Believe it or not, both getting too little sleep and getting too much sleep are associated with diabetes. While this link is not entirely understood, some research has found that when we don’t get enough sleep, the body responds in a manner very much like insulin resistance. Insulin resistance is a precursor to type 2 diabetes. Some speculation indicates that a lack of sleep can lead to changes in the nervous system that in turn unbalance the production of insulin within the body. Insulin-producing cells may then produce insulin incorrectly, which can lead to an increased risk of diabetes.
6. Back Pain
It’s thought that excessive sleep could be related to persistent back pain based on a lack of stimulation. Essentially, the problem arises when your back muscles become too weak to properly support your body. Any muscle, if not exercised regularly, will become weaker over time, and the muscles in the back, designed for stability and support, are no exception. In order to avoid this, try and work in a workout that targets muscles in the back, something with low intensity in order to build up your strength and stamina. You may also want to look into correcting your sleep posture.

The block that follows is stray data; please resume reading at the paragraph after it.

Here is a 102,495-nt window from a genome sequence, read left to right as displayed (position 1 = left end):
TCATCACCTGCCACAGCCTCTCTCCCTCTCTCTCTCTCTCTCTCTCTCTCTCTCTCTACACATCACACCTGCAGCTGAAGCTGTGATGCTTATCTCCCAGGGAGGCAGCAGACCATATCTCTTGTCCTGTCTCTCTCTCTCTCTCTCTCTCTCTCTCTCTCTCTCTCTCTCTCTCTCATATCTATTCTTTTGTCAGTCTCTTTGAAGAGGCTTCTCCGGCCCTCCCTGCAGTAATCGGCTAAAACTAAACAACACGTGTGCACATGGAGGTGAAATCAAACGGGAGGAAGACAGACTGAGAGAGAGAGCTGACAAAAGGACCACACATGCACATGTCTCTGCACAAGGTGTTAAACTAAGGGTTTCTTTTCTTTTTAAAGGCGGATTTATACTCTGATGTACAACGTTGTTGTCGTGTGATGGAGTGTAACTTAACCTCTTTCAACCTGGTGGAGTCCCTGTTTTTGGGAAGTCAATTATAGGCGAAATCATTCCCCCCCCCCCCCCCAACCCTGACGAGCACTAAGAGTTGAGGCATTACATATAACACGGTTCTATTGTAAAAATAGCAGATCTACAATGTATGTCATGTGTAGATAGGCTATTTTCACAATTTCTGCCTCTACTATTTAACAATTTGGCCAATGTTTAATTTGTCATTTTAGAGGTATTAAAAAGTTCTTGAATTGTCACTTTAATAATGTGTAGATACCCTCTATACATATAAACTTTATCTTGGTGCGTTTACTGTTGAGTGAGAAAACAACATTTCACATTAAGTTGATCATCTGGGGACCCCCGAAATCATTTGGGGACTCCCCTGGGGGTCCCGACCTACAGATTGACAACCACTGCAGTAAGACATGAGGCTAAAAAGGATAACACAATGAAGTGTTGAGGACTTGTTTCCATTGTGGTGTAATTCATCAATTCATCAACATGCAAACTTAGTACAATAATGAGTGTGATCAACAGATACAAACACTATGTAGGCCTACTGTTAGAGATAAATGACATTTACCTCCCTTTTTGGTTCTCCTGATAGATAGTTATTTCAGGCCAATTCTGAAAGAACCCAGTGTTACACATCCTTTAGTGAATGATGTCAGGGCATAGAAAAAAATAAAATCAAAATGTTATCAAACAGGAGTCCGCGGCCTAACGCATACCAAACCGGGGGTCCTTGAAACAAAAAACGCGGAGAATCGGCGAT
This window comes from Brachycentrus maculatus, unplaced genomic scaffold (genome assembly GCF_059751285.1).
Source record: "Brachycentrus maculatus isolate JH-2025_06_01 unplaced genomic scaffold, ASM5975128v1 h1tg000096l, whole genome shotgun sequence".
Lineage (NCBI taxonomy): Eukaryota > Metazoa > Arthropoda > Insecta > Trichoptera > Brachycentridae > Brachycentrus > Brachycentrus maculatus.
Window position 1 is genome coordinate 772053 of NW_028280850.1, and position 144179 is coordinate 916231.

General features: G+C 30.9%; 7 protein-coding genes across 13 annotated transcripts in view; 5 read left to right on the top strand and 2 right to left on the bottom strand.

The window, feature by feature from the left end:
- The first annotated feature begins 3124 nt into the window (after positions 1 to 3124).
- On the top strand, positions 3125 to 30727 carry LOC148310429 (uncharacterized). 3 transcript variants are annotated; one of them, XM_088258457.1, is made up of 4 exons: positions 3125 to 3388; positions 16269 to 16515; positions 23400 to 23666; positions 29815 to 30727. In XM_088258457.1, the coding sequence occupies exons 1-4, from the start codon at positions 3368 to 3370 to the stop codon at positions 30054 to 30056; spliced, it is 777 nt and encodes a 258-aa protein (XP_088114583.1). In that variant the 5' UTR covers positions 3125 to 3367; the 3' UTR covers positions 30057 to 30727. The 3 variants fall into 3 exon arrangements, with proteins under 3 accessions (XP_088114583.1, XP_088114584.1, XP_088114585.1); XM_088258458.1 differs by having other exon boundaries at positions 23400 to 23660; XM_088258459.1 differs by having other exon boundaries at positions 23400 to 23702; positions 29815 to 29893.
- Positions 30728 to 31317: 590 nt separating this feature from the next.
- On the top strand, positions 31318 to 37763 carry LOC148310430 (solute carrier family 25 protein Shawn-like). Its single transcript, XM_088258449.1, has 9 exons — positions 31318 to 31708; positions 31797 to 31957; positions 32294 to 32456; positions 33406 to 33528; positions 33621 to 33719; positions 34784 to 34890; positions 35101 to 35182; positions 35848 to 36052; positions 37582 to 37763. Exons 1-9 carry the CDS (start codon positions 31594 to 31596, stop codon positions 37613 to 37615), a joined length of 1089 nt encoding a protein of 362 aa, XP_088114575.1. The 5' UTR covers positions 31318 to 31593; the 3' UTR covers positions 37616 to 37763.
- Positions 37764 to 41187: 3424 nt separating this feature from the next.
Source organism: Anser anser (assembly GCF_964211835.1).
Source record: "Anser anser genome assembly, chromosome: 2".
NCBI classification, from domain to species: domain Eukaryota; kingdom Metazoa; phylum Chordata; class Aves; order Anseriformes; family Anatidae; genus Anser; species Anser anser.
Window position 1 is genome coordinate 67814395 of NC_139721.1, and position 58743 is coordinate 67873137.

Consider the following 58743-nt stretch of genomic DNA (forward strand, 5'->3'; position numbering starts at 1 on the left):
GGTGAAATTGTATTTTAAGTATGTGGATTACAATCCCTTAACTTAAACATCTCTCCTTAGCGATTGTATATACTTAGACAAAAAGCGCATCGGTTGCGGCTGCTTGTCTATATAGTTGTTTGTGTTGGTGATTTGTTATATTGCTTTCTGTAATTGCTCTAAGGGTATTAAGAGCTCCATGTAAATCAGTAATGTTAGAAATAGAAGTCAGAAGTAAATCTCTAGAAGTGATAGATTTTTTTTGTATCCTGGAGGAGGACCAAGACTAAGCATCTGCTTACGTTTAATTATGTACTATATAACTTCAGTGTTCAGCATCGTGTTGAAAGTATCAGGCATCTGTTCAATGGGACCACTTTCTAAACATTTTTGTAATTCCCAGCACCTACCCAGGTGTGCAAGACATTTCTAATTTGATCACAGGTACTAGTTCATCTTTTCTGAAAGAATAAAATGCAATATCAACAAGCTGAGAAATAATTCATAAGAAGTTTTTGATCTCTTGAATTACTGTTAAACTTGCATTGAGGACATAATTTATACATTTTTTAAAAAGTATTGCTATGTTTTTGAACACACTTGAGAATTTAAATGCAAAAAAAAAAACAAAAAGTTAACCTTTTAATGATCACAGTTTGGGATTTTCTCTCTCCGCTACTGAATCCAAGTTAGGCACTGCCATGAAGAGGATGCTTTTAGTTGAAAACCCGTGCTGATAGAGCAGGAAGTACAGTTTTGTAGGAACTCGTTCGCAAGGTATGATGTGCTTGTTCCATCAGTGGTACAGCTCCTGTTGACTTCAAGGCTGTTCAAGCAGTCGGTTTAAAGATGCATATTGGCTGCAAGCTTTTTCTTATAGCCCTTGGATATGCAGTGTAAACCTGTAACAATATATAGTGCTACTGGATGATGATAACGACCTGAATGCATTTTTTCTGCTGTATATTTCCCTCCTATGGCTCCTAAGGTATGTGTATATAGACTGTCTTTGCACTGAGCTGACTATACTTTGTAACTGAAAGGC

Much like back pain, it is possible to develop headaches from oversleeping as well. It’s not entirely understood why this happens, but researchers believe that it has a lot to do with the neurotransmitters in the brain. Specifically, these neurotransmitters can be damaged by oversleeping, and this can even have an effect on serotonin levels. Serotonin plays a significant role in regulating the sleep-wake cycle along with melatonin, and when too much sleep occurs, less serotonin is produced. This in turn generally leads to a hormonal imbalance, which may include effects such as inflammation, daytime fatigue and of course, headaches.Related: 8 Foods to Help You Get to Sleep